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I want a SQL statement to delete the most recent record in a table. Here's my idea:

delete from daily_statistics 
where process_date = (
  select max(process_date) 
  from daily_statistics
);

But it seems like there is likely a way to do this without a sub-select, which might be inefficient. (Efficiency isn't actually important in my case, I just want to know the simplest, most readable way to code this.)

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If you run this every day wouldn't that result in having just today's record prior to the delete? So "delete from daily statistics" would delete the exact same amount of records? –  Rene Jun 24 '11 at 13:43
    
I'm currently doing something ad-hoc, where a manual process creates a record to be deleted, always just one. –  Eric Wilson Jun 24 '11 at 13:45
    
what inefiency problem do you think you will come across Mr.FarmBoy? –  Bastardo Jun 24 '11 at 14:03
    
For this particular purpose, is it possible that you could rollback the transaction that inserted the record, or do a FLASHBACK TABLE to restore it to its prior state? Depending on the circumstances, these could be quicker ways to accomplish what you need. –  Dave Costa Jun 24 '11 at 14:05
    
@BurnAfterReading note that I mentioned that efficiency wasn't really my concern. –  Eric Wilson Jun 24 '11 at 14:17

2 Answers 2

up vote 3 down vote accepted

The most readable way is probably what you wrote. But it can be very wasteful depending on various factors. In particular, if there is no index on process_date it likely has to do 2 full table scans.

The difficulty in writing something that is both simple and more efficient, is that any view of the table that includes a ranking or ordering will also not allow modifications.

Here's one alternate way to approach it, using PL/SQL, that will probably be more efficient in some cases but is clearly less readable.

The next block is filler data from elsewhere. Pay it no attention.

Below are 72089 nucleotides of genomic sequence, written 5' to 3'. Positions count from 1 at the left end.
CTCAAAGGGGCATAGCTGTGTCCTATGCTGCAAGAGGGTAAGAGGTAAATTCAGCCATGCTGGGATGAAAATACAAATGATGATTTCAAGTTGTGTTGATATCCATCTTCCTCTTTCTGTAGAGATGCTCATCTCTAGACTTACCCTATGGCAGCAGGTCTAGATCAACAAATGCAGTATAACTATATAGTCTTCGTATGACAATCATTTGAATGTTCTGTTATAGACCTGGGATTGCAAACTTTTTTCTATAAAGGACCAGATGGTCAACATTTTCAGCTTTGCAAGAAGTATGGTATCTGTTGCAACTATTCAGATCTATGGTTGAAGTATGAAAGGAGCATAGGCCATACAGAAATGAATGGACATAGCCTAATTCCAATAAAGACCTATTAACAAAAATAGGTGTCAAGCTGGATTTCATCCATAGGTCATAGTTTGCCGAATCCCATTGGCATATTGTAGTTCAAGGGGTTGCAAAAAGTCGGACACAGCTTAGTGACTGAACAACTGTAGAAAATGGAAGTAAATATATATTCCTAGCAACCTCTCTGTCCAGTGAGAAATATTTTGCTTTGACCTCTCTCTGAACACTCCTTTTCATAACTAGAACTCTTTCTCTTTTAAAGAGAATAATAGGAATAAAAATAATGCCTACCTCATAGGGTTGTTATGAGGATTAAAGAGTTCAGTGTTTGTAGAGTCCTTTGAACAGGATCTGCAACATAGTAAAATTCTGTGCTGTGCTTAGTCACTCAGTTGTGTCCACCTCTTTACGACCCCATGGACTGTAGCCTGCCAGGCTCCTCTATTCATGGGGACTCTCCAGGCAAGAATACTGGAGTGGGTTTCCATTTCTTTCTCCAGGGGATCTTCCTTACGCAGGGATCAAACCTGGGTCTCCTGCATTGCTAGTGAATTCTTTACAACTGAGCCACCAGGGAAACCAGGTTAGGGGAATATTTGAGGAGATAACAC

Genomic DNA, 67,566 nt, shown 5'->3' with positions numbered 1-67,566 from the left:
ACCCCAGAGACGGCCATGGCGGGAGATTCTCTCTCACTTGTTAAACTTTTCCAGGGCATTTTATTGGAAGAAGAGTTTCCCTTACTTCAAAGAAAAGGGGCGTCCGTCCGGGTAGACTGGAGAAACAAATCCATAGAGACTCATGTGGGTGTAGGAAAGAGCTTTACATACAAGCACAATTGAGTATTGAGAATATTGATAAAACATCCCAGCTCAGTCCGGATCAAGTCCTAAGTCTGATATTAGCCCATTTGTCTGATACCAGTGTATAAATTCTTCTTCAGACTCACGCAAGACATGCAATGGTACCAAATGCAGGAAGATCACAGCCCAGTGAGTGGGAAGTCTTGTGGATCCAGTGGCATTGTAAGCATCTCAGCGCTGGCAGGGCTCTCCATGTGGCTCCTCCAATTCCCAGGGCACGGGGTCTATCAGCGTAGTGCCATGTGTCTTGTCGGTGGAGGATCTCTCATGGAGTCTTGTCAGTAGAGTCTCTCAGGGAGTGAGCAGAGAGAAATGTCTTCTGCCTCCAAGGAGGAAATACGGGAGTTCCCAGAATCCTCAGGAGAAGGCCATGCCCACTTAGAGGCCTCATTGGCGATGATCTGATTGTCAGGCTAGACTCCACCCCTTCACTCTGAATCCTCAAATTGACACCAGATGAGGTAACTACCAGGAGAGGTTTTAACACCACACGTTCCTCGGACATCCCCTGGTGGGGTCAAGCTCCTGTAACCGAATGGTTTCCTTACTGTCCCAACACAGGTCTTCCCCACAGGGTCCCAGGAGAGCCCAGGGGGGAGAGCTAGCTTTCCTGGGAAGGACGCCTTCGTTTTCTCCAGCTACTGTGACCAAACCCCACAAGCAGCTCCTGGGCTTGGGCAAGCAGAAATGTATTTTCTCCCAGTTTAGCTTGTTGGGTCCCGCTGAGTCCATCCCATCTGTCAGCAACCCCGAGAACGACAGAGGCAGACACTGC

DECLARE
  CURSOR delete_cur IS
    SELECT /*+ FIRST_ROWS(1) */
      NULL
    FROM daily_statistics
    ORDER BY process_date DESC
    FOR UPDATE;
  trash  CHAR(1);
BEGIN
  OPEN delete_cur;
  FETCH delete_cur INTO trash;
  IF delete_cur%FOUND THEN
    DELETE FROM daily_statistics WHERE CURRENT OF delete_cur;
  END IF;
  CLOSE delete_cur;
END;
/

Also note this potentially produces different results from your statement if there can be multiple rows with the same process_date value. To make it handle duplicates requires a little more complexity:

DECLARE
  CURSOR delete_cur IS
    SELECT /*+ FIRST_ROWS(1) */
      process_date
    FROM daily_statistics
    ORDER BY process_date DESC
    FOR UPDATE;
  del_date  DATE;
  next_date DATE;
BEGIN
  OPEN delete_cur;
  FETCH delete_cur INTO del_date;
  IF delete_cur%FOUND THEN
    DELETE FROM daily_statistics WHERE CURRENT OF delete_cur;
  END IF;
  LOOP
    FETCH delete_cur INTO next_date;
    EXIT WHEN delete_cur%NOTFOUND OR next_date <> del_date;
    DELETE FROM daily_statistics WHERE CURRENT OF delete_cur;
  END LOOP;
  CLOSE delete_cur;
END;
/
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"clearly less readable" is an understatement. –  Eric Wilson Jun 24 '11 at 14:03
    
what kind of ineficieny problem makes a person write this code instead of a 4 line of code written in the question, I seriously want to learn? –  Bastardo Jun 24 '11 at 14:04
    
@BurnAfterReading: If the table is very large, and there's no index on the column, then the 4-line delete might be very inefficient, doing two full table scans of the table. The more complex code would only need to do a single scan, although it might have to do a larger sort. I'm not advocating that it's better in general, just that it is another way to accomplish the task. –  Dave Costa Jun 24 '11 at 14:12
    
@Dave Costa thanks Mr.Costa, and how many lines can be called large? –  Bastardo Jun 24 '11 at 14:16
    
Posted a second answer with a better approach. Leaving this one as-is since it's already been upvoted and commented on. –  Dave Costa Jun 24 '11 at 14:25

I knew there was a better way that I wasn't thinking of.

delete from daily_statistics 
where rowid = (
  select max(rowid) keep (dense_rank first order by process_date desc) 
  from daily_statistics
);

Again, this will only delete a single row, even if there are multiple rows with the maximum value, so depending on your data it can produce different results than the original query.

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